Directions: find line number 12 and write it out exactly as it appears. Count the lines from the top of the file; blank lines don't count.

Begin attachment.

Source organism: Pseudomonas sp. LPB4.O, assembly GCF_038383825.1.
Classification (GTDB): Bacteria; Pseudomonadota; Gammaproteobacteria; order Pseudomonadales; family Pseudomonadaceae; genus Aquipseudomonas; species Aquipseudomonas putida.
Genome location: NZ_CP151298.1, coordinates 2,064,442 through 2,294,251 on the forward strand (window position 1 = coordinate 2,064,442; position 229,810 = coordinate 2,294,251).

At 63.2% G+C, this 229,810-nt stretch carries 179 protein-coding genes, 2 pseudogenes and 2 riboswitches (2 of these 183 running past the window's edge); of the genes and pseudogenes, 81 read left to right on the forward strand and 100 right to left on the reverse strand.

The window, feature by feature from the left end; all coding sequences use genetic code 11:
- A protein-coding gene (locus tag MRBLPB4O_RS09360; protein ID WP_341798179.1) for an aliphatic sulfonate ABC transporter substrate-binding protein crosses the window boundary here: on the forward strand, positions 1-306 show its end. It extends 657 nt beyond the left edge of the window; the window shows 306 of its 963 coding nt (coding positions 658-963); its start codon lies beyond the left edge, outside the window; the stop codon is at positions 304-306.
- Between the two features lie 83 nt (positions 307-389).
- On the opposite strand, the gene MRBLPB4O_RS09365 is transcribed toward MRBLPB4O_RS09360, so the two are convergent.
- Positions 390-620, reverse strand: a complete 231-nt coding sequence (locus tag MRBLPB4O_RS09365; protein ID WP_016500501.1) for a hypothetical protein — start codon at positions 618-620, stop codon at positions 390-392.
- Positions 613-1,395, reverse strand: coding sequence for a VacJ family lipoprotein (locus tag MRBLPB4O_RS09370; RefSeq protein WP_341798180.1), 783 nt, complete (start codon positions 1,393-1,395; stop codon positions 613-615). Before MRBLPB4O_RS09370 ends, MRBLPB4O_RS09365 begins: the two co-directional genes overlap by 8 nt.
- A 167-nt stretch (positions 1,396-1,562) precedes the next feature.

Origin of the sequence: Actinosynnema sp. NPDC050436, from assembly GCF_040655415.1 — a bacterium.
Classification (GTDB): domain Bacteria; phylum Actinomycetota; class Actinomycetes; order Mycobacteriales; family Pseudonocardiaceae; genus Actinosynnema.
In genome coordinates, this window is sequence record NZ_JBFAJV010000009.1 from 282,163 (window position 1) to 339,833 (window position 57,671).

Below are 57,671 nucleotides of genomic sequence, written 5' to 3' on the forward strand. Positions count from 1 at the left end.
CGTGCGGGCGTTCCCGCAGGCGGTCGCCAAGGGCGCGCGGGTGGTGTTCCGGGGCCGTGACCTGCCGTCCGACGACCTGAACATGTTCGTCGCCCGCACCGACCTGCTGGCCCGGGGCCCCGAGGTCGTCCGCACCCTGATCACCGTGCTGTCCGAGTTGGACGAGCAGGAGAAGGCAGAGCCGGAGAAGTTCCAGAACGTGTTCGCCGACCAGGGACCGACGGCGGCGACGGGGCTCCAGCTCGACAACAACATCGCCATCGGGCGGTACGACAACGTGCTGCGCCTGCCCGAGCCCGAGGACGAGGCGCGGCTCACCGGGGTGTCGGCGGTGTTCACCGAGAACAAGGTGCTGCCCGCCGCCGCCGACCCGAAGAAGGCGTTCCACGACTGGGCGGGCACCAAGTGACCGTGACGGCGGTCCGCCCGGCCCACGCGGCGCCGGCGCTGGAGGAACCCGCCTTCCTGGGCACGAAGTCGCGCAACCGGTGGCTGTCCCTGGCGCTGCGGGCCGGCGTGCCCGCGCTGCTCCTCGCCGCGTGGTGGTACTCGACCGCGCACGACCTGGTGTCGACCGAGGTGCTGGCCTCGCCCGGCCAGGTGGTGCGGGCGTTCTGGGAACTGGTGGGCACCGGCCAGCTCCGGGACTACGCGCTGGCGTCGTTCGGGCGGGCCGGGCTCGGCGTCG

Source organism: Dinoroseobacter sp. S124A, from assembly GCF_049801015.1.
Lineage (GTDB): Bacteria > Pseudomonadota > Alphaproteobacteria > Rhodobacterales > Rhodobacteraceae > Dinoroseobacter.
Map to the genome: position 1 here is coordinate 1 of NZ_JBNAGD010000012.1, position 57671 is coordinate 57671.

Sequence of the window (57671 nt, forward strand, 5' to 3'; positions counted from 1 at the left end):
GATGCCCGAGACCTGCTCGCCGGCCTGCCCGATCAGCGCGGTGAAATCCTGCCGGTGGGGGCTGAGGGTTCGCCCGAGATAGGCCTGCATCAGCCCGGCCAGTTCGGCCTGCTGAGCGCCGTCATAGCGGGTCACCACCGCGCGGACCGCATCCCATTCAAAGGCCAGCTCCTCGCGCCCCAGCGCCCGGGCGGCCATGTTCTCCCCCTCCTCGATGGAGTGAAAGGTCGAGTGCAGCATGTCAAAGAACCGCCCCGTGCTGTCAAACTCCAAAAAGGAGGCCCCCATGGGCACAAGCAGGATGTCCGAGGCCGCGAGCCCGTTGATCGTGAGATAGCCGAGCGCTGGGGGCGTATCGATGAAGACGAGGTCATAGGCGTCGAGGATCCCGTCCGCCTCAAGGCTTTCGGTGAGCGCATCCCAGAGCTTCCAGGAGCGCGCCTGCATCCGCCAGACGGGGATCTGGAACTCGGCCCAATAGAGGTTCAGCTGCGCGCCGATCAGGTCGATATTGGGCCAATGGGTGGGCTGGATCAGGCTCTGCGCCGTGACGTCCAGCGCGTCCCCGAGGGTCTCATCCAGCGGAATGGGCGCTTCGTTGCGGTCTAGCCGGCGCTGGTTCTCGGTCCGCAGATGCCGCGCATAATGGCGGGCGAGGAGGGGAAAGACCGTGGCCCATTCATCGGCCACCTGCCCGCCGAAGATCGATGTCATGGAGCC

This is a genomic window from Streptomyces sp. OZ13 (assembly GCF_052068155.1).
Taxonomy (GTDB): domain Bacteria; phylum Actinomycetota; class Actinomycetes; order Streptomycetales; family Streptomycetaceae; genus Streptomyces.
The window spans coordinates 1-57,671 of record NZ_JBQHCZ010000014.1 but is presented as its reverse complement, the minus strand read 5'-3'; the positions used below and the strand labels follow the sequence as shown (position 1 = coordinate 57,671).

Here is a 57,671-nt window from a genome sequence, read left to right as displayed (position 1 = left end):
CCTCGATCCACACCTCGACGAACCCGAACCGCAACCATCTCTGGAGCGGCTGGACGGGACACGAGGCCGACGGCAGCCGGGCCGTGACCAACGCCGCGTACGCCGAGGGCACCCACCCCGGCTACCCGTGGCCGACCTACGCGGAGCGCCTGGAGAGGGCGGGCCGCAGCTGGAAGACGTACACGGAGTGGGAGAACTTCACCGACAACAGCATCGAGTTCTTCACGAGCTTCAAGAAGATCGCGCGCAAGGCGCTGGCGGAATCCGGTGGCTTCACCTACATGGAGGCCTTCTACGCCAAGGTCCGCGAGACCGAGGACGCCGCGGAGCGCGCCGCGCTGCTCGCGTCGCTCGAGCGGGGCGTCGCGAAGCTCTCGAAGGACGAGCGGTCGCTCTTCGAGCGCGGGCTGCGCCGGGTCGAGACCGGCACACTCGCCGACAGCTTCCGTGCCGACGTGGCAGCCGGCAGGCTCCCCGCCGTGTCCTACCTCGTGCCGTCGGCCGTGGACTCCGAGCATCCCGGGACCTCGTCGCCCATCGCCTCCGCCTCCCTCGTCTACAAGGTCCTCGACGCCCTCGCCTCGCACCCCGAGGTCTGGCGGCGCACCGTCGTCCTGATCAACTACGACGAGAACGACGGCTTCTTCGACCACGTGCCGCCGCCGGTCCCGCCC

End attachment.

Origin of the sequence: Actinosynnema sp. NPDC050436, from assembly GCF_040655415.1 — a bacterium.